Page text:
Adapted from a speech given by the then Secretary of Defense Robert M. Gates at the commencement of the class of 2011 of the United States Naval Academy, Annapolis, Maryland, on Friday, May 27, 2011. Below is only a portion of the speech. This excerpt highlights the qualities of a leader that Secretary Gates feels are important to these young Naval leaders as they enter into their career.
I would like to start by thanking each of today’s graduates for choosing to serve your country and your fellow citizens. In everything you did here – from studying for exams to training sessions with your upperclassmen – you have grown together as a team. But there has also been something bigger uniting you: your willingness to take on a difficult and dangerous path in the service of others.
While many people witness history, those who step forward to serve in a time of crisis have a place in history. As of today, you join the long line of patriots in a noble calling. By your service you will have a chance to leave your mark on history.
The graduates of this institution are not average citizens – and so you can never be content to be merely “good citizens.” You must be great citizens. In everything you do, you must always make sure that you live up to the highest personal and professional standards of duty, service, and honor – the values of the Navy, the values of the U.S. armed forces, the values of the best traditions of our country. Indeed, when you are called to lead, when you are called to stand in defense of your country in faraway lands, you must hold your values and your honor close to your heart.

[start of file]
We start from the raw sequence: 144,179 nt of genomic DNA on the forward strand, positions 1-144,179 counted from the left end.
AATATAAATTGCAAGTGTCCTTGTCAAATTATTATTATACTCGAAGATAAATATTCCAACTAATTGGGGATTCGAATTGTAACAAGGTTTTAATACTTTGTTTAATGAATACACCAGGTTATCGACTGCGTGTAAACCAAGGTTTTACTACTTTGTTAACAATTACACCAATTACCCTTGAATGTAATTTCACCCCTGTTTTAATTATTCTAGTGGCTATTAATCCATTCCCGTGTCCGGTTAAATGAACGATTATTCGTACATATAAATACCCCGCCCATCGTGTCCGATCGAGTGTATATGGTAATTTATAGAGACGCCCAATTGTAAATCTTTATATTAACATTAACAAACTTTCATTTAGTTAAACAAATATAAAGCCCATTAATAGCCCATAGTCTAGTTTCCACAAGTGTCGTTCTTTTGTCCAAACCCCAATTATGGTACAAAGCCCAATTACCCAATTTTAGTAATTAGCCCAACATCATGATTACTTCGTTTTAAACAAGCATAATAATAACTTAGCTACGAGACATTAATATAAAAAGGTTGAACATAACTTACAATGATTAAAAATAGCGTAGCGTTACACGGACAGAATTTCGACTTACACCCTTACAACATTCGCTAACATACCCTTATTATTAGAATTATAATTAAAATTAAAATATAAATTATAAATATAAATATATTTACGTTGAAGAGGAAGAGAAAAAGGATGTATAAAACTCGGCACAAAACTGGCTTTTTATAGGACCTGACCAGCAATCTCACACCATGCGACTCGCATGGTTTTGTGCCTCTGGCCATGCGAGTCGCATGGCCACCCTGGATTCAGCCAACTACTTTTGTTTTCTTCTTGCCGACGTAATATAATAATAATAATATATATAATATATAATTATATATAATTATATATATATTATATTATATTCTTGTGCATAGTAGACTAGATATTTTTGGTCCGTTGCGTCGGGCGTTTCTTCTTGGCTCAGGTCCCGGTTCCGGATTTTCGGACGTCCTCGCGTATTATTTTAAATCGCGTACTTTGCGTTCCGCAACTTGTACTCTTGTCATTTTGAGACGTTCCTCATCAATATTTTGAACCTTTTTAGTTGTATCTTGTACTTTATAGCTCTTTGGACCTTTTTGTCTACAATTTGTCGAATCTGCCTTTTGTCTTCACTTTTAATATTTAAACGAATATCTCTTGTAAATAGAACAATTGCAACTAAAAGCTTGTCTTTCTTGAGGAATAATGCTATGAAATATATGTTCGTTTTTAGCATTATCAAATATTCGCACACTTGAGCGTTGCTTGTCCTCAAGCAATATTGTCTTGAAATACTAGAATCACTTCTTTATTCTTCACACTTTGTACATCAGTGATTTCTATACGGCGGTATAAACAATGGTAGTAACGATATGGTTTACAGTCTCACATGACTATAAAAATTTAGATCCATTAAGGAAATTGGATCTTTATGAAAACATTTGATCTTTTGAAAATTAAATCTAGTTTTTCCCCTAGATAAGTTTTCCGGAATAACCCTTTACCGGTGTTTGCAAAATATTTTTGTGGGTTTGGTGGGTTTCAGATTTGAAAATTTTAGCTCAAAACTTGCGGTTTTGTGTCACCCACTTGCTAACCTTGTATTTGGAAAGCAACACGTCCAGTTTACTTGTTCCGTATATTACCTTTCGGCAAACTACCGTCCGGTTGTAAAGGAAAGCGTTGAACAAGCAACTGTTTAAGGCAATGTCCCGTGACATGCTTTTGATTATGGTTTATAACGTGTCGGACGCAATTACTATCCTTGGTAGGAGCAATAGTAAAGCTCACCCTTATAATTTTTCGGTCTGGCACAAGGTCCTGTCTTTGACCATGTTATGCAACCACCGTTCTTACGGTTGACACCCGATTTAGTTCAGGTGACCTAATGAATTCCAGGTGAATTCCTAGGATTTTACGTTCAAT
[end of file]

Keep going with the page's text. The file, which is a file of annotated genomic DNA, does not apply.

As you start your careers as leaders today, I would like to offer some brief thoughts on those qualities. For starters, great leaders must have vision – the ability to get your eyes off your shoelaces at every level of rank and responsibility, and see beyond the day-to-day tasks and problems; to be able to look beyond tomorrow and discern a world of possibilities and potential. How do you take any outfit to a higher level of excellence? You must see what others do not or cannot, and then be prepared to act on your vision.
An additional quality necessary for leadership is deep conviction. True leadership is a fire in the mind that transforms all who feel its warmth; that transfixes all who see its shining light in the eyes of a man or woman. It is a strength of purpose and belief in a cause that reaches out to others, touches their hearts, and makes them eager to follow.